Reducing the chances of regret 

It's worth noting that these studies are several years old, and the process of egg freezing has improved significantly in recent years, making it an even more viable option. Advances in technology, like vitrification, have made it possible to freeze eggs more effectively and with a higher success rate. 

When deciding whether to freeze your eggs, it's important to consider your own unique circumstances and goals. Do as much homework as possible (our blog is a great resource!) so you feel prepared and empowered. Studies also have shown that having a support system decreases the chances of regret. If you freeze your eggs with Cofertility, we’ll make sure you have all the support you need.

Freeze your eggs with Cofertility

Cofertility is in the “family” business, striving to make egg freezing and third-party reproduction more human-centered and accessible for all. Our Freeze by Co platform empowers women to take control of their fertility timelines by making egg freezing more accessible. We offer two egg freezing programs:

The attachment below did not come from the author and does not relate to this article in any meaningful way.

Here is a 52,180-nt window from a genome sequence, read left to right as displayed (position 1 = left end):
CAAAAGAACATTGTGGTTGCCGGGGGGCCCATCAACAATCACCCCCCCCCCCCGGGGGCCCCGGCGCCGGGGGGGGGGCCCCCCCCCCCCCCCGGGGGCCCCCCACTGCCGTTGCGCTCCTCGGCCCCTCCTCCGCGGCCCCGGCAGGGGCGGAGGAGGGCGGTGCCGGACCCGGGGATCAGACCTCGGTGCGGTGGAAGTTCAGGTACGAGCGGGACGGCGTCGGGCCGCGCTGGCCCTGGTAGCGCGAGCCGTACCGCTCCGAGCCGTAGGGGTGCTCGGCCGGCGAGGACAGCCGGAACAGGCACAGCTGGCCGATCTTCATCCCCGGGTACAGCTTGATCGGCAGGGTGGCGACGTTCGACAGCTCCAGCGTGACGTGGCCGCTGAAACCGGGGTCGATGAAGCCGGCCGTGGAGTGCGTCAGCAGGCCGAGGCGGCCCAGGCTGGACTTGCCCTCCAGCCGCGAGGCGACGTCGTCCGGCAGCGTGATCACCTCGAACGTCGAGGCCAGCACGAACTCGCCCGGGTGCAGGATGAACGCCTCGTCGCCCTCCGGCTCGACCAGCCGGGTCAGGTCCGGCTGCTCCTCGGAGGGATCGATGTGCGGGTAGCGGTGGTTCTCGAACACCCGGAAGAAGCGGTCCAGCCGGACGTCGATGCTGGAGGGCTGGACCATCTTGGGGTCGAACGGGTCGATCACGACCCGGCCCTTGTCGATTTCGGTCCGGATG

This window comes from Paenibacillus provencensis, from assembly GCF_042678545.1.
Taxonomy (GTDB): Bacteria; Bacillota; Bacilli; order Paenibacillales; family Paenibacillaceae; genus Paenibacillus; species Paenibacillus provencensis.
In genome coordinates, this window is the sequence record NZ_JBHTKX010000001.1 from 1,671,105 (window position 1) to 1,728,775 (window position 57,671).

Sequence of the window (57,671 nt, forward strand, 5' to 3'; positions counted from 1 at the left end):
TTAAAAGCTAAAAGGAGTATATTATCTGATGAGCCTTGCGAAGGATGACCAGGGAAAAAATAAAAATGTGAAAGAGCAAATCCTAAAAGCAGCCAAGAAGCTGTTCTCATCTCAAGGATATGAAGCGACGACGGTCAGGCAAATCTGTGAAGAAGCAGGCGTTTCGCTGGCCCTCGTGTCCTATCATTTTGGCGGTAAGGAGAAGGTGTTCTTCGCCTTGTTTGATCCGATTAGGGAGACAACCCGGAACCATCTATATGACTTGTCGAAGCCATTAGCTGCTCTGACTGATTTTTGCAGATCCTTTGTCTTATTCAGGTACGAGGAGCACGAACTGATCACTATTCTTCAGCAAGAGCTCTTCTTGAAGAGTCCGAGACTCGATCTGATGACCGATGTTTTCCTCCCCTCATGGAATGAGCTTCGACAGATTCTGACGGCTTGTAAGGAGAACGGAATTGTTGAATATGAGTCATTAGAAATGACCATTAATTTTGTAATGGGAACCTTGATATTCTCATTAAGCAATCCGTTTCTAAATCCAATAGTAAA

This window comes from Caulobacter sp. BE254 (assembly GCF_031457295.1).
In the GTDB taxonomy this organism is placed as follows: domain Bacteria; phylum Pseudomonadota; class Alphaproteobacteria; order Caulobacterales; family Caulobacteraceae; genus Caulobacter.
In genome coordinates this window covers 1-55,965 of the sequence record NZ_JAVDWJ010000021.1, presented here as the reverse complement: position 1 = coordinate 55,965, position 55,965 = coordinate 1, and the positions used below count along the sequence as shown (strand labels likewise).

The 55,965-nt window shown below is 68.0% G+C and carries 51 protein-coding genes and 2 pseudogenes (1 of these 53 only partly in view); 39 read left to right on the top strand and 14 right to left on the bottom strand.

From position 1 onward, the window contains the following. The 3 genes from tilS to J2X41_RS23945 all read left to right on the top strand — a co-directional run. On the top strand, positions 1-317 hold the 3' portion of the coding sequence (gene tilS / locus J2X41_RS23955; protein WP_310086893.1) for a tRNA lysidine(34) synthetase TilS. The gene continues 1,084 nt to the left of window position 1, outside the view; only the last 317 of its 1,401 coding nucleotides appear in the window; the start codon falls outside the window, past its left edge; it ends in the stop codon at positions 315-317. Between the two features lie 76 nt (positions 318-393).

Our Split program enables women to freeze their eggs for free(!) when they donate half of the eggs retrieved to a family who can’t conceive, including LGBTQ+ parents, couples facing infertility, and those with other fertility-impacting medical challenges, like cancer.

Our self-pay Keep program allows women to freeze their eggs and keep them all for their future use. Through Keep, we offer our members partnerships and discounts to lighten the financial load of egg freezing, as well as access to our member community.

Regardless which program you join, we offer:

  • Our Freeze by Co community: a safe space to connect with others freezing their eggs at the same time. 
  • Education: Our library of resources provides proactive education around fertility, hormones, egg freezing, and egg donation that women can’t find anywhere else. We believe knowledge is power, especially when it comes to our bodies and our options.
  • Empowerment: By making egg freezing easier and more accessible, our programs further strengthen the American Society of Reproductive Medicine (ASRM)’s Committee Opinion that egg freezing can help promote social justice and strengthen equality of men and women.

Summing it up

The decision to freeze one's eggs is a deeply personal one that comes with a range of emotions, risks, benefits, and limitations. While the possibility of regret is possible, it's helpful to remember that the majority of those who undergo egg freezing do not experience this regret. 

If we can be helpful on your journey, don’t hesitate to reach out!